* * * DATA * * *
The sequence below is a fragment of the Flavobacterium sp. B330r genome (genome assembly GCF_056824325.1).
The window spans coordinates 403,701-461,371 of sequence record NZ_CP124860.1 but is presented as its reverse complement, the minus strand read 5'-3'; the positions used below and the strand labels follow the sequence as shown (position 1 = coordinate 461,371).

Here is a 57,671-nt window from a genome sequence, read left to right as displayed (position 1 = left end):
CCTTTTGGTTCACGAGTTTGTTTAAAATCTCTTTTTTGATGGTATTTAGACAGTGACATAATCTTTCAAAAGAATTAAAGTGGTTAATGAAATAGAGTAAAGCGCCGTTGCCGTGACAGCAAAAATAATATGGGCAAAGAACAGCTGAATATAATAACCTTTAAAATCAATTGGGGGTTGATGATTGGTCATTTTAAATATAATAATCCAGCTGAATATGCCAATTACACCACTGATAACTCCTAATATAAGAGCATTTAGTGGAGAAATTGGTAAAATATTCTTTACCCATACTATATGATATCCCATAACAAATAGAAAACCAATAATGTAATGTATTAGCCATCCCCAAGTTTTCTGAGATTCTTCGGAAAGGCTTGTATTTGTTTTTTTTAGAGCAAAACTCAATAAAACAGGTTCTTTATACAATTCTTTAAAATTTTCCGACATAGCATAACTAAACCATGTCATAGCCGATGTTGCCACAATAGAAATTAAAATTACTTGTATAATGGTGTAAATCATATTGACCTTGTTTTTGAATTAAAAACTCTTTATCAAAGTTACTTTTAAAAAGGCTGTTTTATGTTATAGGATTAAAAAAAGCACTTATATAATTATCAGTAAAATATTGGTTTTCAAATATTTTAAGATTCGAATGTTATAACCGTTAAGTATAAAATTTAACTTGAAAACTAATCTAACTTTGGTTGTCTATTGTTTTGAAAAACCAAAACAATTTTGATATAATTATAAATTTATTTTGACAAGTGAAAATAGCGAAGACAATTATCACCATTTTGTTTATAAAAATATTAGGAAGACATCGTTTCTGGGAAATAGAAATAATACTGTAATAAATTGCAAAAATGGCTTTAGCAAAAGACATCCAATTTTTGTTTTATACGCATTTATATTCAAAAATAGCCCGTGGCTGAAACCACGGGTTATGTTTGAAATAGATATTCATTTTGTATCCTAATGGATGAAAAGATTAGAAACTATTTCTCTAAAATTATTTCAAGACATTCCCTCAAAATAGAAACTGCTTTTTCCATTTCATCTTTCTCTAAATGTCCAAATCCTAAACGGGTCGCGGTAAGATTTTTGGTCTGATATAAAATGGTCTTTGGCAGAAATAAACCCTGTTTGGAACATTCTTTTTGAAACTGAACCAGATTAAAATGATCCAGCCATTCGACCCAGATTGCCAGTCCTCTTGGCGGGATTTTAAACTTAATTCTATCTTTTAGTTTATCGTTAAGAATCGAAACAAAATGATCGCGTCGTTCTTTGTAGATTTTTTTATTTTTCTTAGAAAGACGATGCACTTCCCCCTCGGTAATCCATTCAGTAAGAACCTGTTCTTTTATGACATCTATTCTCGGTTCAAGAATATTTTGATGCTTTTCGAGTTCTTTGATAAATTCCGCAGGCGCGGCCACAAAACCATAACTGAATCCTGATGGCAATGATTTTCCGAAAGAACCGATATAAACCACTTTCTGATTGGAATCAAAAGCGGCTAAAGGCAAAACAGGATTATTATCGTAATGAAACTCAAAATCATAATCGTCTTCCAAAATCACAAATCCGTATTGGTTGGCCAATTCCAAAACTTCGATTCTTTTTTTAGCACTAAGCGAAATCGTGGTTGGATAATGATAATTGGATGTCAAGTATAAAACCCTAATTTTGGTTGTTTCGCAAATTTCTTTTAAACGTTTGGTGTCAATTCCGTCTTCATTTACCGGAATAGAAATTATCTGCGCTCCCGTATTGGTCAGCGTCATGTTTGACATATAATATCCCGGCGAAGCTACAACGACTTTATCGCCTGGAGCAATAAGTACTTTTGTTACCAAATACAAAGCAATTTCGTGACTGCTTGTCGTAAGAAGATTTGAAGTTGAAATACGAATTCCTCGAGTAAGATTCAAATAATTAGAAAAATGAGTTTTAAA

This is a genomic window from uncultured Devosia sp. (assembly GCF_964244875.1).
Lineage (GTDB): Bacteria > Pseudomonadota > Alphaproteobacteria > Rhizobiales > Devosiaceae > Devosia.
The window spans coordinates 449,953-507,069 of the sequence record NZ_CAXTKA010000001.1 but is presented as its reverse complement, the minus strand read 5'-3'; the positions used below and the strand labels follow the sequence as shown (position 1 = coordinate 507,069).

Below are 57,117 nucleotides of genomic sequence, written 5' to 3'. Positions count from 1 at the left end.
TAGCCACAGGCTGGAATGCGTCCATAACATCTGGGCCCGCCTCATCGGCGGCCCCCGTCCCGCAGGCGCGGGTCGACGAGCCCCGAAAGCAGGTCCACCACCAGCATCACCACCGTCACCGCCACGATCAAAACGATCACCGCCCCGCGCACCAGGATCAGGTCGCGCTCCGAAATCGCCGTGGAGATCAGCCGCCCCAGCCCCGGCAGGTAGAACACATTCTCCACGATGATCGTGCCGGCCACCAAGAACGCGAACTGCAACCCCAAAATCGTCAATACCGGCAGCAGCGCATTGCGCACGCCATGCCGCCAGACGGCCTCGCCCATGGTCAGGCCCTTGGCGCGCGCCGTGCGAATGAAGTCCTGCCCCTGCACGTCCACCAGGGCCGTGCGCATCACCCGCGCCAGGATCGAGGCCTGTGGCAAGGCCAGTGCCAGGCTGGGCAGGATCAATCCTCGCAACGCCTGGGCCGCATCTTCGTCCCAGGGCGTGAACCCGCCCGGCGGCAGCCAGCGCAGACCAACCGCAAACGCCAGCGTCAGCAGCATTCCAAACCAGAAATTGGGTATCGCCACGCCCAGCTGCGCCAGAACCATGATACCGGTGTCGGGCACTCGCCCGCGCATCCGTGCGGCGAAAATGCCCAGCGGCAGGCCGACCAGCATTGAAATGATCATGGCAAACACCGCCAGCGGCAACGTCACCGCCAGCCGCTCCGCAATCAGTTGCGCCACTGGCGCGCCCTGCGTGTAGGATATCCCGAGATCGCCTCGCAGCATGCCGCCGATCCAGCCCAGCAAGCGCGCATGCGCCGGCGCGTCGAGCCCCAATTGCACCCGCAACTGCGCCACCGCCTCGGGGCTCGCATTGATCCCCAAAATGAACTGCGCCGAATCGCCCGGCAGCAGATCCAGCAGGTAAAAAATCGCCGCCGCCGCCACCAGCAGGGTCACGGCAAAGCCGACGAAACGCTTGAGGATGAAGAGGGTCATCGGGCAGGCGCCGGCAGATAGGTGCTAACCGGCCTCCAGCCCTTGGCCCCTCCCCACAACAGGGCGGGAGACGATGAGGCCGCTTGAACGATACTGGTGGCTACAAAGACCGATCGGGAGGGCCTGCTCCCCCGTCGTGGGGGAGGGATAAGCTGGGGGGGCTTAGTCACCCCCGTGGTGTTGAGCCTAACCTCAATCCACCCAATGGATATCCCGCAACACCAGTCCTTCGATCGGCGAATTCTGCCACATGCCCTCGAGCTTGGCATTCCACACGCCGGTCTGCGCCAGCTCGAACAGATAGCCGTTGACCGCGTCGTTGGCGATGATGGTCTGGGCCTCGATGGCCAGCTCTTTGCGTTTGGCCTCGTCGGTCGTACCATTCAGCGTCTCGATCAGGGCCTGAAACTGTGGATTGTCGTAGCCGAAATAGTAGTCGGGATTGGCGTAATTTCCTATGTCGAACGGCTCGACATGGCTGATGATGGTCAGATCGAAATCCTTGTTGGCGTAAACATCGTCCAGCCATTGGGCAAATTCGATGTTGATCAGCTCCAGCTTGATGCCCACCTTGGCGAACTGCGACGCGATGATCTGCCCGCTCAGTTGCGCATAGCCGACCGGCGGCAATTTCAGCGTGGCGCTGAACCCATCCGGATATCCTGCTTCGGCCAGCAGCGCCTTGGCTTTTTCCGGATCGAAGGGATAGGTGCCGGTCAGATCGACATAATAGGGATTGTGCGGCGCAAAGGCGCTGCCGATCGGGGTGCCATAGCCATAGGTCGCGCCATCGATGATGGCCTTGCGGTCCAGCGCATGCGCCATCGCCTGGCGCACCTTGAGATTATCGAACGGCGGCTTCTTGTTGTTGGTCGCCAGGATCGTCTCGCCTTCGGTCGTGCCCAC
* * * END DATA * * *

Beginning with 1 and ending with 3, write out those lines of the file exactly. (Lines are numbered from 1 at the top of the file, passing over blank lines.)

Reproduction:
The sequence below is a fragment of the Flavobacterium sp. B330r genome (genome assembly GCF_056824325.1).
The window spans coordinates 403,701-461,371 of sequence record NZ_CP124860.1 but is presented as its reverse complement, the minus strand read 5'-3'; the positions used below and the strand labels follow the sequence as shown (position 1 = coordinate 461,371).

Here is a 57,671-nt window from a genome sequence, read left to right as displayed (position 1 = left end):